This example has immediate applicability in business. We will not get innovation in companies by asking people to be innovative or by encouraging them to think outside the box! What we must do instead is to first give people a really difficult task (say a stretch goal) and then (and more importantly) “sell” it to them to win emotional commitment for it. If they really bought into the goal, they will attempt to achieve it. But they will quickly realise that they cannot achieve such a stretch goal by simply using their old ways of doing business. They will, therefore, begin to question their ways of doing business (like Gauss). Out of this questioning will, hopefully, come new and innovative ways of operating that will allow us to achieve this[…]

Over the last thirty years, we have accumulated a lot of academic evidence on the topic of new market entry.  The most consistent finding is that the majority of firms that attempt to enter a new market (by, in effect, attacking bigger established competitors) fail.  It has been estimated that almost 80% of all entrants fail within ten years.

Yet, without disputing the academic evidence, we all know of examples of companies that entered new markets with great success.  In several instances, not only did the new entrant survive but often managed to emerge as one of the leaders in the industry! IKEA did it in the furniture retail business, Canon in copiers, Bright Horizons in the child care and early education market, Starbucks in coffee, Amazon in bookselling, Southwest, easyJet and Ryanair in the airline industry and Enterprise in the car-rental market. The list could go on!

What explains the success of these outliers?  The evidence points to a simple enough answer: successful attackers do not try to be better than their bigger rivals.  Rather, they actively adopt a different strategy (or business model) and aim to compete by changing the rules of the game in the industry.  Over and over, what we see is that significant shifts in market share and company fortunes took place not by trying to play the game better than the competition but by trying to be different—in a sense, by avoiding head-on competition.  This is what has come to be known as business-model innovation.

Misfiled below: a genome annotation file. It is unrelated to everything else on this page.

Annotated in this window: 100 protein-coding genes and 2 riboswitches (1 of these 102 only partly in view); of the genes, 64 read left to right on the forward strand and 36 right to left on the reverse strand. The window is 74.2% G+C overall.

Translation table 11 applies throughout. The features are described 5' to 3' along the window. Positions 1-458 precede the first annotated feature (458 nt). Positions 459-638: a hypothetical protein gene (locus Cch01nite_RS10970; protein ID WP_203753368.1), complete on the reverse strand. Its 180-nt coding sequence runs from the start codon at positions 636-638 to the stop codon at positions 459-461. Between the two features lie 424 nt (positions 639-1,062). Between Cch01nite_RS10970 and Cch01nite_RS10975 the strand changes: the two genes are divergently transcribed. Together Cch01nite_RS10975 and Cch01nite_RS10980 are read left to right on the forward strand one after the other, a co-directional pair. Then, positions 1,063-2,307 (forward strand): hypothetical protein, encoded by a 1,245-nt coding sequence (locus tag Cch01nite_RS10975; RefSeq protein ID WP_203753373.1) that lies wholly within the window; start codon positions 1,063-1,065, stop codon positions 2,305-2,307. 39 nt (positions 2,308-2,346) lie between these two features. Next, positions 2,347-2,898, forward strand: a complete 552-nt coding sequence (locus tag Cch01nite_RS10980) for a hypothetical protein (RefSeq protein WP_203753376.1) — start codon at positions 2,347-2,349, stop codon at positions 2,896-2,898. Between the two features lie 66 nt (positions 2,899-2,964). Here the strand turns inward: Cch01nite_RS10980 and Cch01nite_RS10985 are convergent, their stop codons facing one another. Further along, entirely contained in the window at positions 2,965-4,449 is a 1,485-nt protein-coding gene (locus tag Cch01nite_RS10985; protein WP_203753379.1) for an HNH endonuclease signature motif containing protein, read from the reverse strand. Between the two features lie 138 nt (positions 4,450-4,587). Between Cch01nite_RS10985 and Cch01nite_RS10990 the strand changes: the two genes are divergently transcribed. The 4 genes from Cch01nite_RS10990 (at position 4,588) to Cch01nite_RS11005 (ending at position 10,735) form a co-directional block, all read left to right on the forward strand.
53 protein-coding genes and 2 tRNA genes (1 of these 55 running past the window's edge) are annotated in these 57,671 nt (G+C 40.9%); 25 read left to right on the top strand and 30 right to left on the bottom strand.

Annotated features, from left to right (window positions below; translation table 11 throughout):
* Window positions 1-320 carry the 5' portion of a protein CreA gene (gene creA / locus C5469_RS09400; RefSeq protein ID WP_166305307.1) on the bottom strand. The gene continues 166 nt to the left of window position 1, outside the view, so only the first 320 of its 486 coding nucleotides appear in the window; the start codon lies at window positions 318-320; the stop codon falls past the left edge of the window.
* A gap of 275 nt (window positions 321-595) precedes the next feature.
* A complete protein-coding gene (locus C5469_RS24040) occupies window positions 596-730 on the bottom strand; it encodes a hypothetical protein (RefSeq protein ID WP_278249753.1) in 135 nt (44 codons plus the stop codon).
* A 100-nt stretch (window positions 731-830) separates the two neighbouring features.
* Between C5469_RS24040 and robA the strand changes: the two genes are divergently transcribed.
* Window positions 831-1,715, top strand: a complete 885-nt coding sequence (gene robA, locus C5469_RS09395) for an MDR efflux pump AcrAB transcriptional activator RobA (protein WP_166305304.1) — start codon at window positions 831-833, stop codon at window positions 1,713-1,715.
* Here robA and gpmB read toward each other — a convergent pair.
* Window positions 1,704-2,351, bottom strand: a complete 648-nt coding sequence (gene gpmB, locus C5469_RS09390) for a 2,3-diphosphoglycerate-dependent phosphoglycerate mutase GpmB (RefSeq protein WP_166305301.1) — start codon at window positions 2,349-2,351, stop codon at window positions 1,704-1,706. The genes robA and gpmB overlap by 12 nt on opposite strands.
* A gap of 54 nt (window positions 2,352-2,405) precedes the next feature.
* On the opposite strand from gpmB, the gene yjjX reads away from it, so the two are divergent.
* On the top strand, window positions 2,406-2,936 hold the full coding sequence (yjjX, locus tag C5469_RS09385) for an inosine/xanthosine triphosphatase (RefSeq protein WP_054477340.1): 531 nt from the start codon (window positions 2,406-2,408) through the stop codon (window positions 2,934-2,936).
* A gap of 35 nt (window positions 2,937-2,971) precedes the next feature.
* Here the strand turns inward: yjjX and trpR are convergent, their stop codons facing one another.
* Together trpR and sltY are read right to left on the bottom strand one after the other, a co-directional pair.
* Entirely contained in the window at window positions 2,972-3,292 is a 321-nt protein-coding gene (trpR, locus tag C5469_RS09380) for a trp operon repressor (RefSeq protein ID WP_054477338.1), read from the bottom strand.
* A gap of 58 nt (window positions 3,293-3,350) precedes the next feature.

Obviously I am not the first person to praise business model innovation and this is not the first time that managers are encouraged to actively seek and exploit a new business model in their industry.  Numerous books have been written and many ideas have been proposed on how firms could innovate in this way.  But here’s the problem.  Despite all the advice and despite the wealth of ideas, it is very rare to find a business-model innovation that originated from an established big company.

Why—despite all the ideas and advice—do big, established firms fail to pioneer new business[…]

Research by Professor George Land (http://www.youtube.com/watch?v=ZfKMq-rYtnc) has shown an alarming decline in our creativity as we go through the educational system.  For example, when a group of 3-5 year olds were tested for divergent thinking (a prerequisite to creativity), about 98% were rated as “genius in creativity”.  The same children were tested again five years later and—alarmingly—the creativity geniuses had fallen to 32% of the sample.  Even worse, when the same kids were tested again five years later when they were teenagers, only 12% were rated as geniuses in creativity.  When a group of adults (over the age of 25) was given the test, only 2% received the “genius” rating.

These are of course depressing statistics and people have used them to argue that there is something fundamentally wrong with our educational system.  For example, Sir Ken Robinson has eloquently argued that instead of promoting our children’s curiosity and sense of adventure, schools tend to encourage conformity and kill creativity.  He has passionately demanded a complete restructuring of the educational systems of the Western world: http://www.youtube.com/watch?v=iG9CE55wbtY